Directed by David Lowery
Starring Oakes Fergley, Bryce Dallas Howard, Karl Urban, Robert Redford.
The 1977 version of Pete’s Dragon may not be as well known as many of its stable mates, but with a cast of luminaries (including Mickey Rooney) it does have its charms. Which makes it something of a surprise for Disney to revisit hat well, and create a whole new version for a new generation.
When a boy (Oakes Fergley) is orphaned in a terrible accident, he is adopted by a magical creature. Years later logging starts to encroach on the dragon’s woodland home, and young Pete is discovered by a rural family. Bereft of his charge, Elliot the dragon hunts for Pete, all the while being pursued himself by a group of lumberjacks (lead by the always excellent Karl Urban) that seek to capture him and prove to the world that such a creature really exists.
There are certainly some differences here to the original film, beyond the forest setting. The tone of this version is tied into American folk lore, sharing its roots with Bigfoot, or Paul Bunyan and his giant blue ox. This film is a tall tale come to life, drawing upon the myth and mysticism that mankind has associated with nature for as long as we have told stories. It is this milieu that we are told a tale of heroism, adventure, magic and above all – family.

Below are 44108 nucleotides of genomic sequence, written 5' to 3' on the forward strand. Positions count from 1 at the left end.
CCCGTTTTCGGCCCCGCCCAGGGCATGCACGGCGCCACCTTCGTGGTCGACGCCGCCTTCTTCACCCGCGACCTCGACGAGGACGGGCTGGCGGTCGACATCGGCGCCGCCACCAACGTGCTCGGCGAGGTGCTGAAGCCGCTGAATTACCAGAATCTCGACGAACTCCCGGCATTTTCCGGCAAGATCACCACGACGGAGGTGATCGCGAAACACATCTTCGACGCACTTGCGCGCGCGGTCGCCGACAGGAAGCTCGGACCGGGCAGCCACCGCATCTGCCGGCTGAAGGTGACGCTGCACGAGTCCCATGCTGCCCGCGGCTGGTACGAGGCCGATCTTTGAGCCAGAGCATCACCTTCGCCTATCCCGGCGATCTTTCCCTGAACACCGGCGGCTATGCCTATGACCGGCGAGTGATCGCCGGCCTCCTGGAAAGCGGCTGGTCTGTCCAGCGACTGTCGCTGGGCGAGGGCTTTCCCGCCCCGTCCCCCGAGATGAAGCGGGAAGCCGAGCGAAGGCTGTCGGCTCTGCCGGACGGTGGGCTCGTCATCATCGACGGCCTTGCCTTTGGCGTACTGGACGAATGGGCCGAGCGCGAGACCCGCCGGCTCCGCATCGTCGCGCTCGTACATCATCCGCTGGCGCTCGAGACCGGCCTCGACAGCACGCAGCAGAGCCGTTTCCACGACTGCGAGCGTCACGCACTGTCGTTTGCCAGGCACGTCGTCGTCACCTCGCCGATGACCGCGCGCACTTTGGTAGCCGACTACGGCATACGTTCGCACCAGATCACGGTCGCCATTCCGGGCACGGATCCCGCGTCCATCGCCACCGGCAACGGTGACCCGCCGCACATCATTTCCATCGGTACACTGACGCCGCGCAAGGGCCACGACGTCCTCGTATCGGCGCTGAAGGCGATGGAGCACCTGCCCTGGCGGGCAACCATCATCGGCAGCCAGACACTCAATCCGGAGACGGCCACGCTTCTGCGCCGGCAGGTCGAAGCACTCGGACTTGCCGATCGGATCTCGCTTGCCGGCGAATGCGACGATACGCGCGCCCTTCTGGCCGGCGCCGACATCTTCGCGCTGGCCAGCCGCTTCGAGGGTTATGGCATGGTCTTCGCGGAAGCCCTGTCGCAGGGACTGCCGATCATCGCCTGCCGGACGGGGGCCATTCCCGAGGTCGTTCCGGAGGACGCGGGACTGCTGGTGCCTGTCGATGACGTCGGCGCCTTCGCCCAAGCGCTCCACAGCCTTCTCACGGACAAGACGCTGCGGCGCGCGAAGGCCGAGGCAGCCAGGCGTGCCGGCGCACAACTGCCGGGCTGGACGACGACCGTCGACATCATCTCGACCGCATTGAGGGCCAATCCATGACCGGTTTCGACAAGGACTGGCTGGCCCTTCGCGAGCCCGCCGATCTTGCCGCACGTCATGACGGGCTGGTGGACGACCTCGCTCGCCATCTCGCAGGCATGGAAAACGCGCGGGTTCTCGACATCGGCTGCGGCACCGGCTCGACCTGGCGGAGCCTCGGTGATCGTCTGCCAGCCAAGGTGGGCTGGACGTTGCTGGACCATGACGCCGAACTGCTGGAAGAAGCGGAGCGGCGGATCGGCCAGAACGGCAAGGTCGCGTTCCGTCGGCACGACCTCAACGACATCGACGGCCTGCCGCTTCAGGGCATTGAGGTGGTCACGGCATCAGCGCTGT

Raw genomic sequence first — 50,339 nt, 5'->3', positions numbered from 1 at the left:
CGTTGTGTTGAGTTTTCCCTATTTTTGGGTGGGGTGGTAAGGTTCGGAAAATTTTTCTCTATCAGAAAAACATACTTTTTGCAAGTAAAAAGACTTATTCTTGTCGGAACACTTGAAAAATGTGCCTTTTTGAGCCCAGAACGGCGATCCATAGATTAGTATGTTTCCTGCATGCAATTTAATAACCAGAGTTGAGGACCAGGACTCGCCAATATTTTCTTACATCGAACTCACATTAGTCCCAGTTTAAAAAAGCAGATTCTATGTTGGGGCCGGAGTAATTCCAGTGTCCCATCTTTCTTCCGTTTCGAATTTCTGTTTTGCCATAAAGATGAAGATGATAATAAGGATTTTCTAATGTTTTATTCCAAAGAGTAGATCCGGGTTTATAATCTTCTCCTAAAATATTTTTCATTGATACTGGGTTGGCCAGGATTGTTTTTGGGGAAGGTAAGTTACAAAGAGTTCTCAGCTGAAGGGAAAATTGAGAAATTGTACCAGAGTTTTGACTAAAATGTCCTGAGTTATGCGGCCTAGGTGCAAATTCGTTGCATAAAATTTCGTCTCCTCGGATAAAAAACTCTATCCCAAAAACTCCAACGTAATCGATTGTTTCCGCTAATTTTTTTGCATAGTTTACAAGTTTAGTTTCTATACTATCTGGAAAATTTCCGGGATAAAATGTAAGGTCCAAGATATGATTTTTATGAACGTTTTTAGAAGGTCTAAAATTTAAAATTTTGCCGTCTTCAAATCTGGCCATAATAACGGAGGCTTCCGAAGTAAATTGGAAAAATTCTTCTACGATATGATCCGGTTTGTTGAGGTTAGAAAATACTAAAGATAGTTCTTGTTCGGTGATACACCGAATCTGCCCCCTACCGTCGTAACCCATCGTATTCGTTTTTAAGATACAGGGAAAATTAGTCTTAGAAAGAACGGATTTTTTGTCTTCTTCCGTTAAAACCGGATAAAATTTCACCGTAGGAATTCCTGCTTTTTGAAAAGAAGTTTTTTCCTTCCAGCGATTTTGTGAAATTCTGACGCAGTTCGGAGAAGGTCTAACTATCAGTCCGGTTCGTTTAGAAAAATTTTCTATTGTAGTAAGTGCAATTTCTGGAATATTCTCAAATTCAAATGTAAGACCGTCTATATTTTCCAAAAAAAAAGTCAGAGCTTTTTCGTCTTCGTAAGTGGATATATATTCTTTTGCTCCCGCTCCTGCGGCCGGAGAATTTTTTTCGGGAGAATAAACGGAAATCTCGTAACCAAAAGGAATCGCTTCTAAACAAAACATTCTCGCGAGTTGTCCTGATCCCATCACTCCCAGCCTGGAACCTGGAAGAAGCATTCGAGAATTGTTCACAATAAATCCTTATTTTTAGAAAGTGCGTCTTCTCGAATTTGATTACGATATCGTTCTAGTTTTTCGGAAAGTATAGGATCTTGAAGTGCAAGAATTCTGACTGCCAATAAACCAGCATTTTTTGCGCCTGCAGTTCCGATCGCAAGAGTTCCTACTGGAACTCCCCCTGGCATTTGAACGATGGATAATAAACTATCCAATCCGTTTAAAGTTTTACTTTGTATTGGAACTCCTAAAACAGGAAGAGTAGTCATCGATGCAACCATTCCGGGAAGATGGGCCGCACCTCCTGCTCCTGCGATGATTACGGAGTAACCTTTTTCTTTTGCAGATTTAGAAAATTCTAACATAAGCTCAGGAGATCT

Pete’s Dragon may take it’s time getting to its story but if you can buy its folksy charm, this tale of a small town brush with the fantastical, really lands its emotional beats. By the end of the film there is hardly a dry eye left in the house, as it tugs solidly at the heartstrings.
Credit must go to the cast. Robert Redford especially, as he has that combination of charisma and gravitas that allows him to sell anything. Hence much of the exposition of the dragon mythos rests upon his shoulders. It’s a minor but significant role that sets the tone. Oakes Fergley, never has you doubting his wild boy Peter for a moment, bringing to the role a maturity beyond his years. His interaction with the CG of Elliot, goes a long way to making a 40 foot long fur covered green dragon believable. He’s also the emotional heart of this film, torn between his relationship with Elliot and the love of a new found family.
If you can relax into its gentle storytelling Pete’s Dragon can bring moments of wonder and magic.